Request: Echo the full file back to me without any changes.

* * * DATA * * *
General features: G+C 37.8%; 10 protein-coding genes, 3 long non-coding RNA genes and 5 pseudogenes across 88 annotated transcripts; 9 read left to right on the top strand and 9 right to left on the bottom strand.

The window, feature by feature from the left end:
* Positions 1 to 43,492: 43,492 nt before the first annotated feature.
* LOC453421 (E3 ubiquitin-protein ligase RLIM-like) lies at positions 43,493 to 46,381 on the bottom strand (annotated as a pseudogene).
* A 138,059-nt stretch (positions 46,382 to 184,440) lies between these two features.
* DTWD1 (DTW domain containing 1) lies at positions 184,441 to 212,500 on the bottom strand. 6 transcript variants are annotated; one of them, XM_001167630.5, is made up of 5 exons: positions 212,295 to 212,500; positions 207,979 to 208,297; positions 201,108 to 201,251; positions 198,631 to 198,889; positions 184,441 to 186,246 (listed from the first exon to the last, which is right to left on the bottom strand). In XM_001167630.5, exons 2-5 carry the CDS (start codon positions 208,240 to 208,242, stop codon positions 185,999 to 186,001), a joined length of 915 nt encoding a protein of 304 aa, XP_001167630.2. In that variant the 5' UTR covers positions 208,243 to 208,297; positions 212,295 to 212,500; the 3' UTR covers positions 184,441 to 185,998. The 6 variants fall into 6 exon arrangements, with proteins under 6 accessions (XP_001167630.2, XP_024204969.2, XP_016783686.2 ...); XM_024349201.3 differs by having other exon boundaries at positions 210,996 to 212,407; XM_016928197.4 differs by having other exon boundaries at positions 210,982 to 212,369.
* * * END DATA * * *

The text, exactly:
General features: G+C 37.8%; 10 protein-coding genes, 3 long non-coding RNA genes and 5 pseudogenes across 88 annotated transcripts; 9 read left to right on the top strand and 9 right to left on the bottom strand.

The window, feature by feature from the left end:
* Positions 1 to 43,492: 43,492 nt before the first annotated feature.
* LOC453421 (E3 ubiquitin-protein ligase RLIM-like) lies at positions 43,493 to 46,381 on the bottom strand (annotated as a pseudogene).
* A 138,059-nt stretch (positions 46,382 to 184,440) lies between these two features.
* DTWD1 (DTW domain containing 1) lies at positions 184,441 to 212,500 on the bottom strand. 6 transcript variants are annotated; one of them, XM_001167630.5, is made up of 5 exons: positions 212,295 to 212,500; positions 207,979 to 208,297; positions 201,108 to 201,251; positions 198,631 to 198,889; positions 184,441 to 186,246 (listed from the first exon to the last, which is right to left on the bottom strand). In XM_001167630.5, exons 2-5 carry the CDS (start codon positions 208,240 to 208,242, stop codon positions 185,999 to 186,001), a joined length of 915 nt encoding a protein of 304 aa, XP_001167630.2. In that variant the 5' UTR covers positions 208,243 to 208,297; positions 212,295 to 212,500; the 3' UTR covers positions 184,441 to 185,998. The 6 variants fall into 6 exon arrangements, with proteins under 6 accessions (XP_001167630.2, XP_024204969.2, XP_016783686.2 ...); XM_024349201.3 differs by having other exon boundaries at positions 210,996 to 212,407; XM_016928197.4 differs by having other exon boundaries at positions 210,982 to 212,369.